School field day. Dentist appointments. Mother in law’s birthday. Dirty socks in the hallway. There’s hardly any milk left in the fridge. Flowers for the teacher on graduation day.
The list goes on and on. There’s no end to it. Next day it just starts all over again and the things you didn’t do the day before add to your already long list. Whether it’s on paper or in your head doesn’t matter, it’s still a mental load that’s nagging at you.
The constant stream of putting things away in the right place. How you always make sure to not walk empty-handed up the stairs, because there’s always something that needs to be carried to the second floor. How the kids always ask you where things are, but they rarely ask their father, and if they do, he’ll probably ask you anyway.
Even though you’re both working full time, you still do the majority of the emotional labor around the house. When you leave the office, instead of winding down after a long day’s work, you wind up in preparation for all the things that needs to be done at home.
What if you decided to not take on all of these tasks? What would happen? Would the world come to an end? Probably not. Would your household be in utter chaos for a while? Most likely. But maybe you could endure utter chaos for a while with the prospect of coming out on the other side with a husband who performs his share of the household work without you telling him to do it?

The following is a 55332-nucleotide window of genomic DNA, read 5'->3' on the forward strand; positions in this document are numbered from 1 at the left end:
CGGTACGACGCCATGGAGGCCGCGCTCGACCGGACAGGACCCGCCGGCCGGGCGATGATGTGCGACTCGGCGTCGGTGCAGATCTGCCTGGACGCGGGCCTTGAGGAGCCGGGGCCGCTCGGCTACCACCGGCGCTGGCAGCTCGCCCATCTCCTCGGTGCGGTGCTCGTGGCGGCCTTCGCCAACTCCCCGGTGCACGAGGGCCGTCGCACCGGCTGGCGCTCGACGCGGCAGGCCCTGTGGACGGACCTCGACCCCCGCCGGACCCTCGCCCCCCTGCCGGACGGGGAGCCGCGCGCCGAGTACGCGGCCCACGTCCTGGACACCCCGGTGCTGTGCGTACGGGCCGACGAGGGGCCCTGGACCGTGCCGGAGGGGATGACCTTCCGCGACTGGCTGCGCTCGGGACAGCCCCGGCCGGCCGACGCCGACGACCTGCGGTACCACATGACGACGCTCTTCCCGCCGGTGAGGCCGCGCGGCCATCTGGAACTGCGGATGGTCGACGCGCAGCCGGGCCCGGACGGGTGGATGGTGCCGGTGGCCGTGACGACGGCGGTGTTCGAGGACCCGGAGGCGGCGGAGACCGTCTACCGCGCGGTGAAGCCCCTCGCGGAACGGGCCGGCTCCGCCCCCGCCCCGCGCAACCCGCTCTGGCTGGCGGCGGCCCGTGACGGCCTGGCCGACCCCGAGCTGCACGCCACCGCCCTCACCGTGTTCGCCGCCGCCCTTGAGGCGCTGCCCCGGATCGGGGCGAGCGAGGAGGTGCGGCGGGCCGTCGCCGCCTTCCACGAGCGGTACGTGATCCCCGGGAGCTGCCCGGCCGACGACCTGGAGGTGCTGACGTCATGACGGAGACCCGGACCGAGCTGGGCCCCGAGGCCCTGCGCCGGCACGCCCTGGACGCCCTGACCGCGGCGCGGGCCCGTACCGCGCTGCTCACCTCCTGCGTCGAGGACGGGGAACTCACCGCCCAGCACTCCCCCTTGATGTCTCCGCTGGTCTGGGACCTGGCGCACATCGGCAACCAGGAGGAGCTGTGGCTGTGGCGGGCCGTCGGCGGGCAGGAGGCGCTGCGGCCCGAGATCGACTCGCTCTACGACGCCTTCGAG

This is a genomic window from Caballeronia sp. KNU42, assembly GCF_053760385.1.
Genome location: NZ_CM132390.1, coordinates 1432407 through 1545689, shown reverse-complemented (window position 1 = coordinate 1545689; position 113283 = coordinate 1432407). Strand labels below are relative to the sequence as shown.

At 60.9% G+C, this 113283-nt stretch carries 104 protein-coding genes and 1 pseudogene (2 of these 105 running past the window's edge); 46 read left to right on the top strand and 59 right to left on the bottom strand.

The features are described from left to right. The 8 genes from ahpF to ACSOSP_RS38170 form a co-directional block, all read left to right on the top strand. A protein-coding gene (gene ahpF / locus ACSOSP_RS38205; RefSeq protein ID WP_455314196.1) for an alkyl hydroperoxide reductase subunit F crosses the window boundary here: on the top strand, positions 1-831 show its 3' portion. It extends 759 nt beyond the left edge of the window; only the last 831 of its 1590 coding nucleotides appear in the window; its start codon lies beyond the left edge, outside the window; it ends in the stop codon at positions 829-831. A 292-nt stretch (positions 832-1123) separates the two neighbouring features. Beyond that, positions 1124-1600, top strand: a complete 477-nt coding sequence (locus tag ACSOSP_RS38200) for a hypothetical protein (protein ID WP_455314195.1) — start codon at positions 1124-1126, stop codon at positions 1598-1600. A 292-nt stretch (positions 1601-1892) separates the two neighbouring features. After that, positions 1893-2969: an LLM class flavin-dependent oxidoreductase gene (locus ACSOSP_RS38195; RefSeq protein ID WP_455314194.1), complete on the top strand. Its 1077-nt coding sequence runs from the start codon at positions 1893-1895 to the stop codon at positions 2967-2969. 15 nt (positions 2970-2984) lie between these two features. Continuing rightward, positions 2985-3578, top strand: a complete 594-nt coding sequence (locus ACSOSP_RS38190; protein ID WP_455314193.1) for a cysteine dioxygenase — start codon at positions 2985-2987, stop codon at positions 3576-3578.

In his Ted Talk, Michael Kimmel says that “When men share housework and childcare their children are happier and healthier, their wives are happier and healthier, the men are happier and healthier.”
Sharing is the important thing here. “We often have two phrases that we use to describe what we [men] do: we pitch in and we help out.”
Pitching in and helping out doesn’t describe a truly equal relationship.
The problem is not only that women perform more emotional labor than men, but also that men are seen as the inferior, less competent parent.
Emotional labor can be difficult to talk about but try anyway. Don’t bring it up when you’re tired and frustrated. It’ll only come across as nagging and your husband will become defensive. Try to understand where he’s coming from. Most probably he had a very different upbringing compared to you. Like his father before him, he was never expected to take on household chores, except perhaps taking out the garbage.
If you want to be free of the added stress when you’re sick in bed, that the house will be a complete mess once you’re back on your feet, you have to start letting go. You have to drop the ball. It’s not going to be easy, but you have to try. Not just for your own sake, but for your husband and kids as well.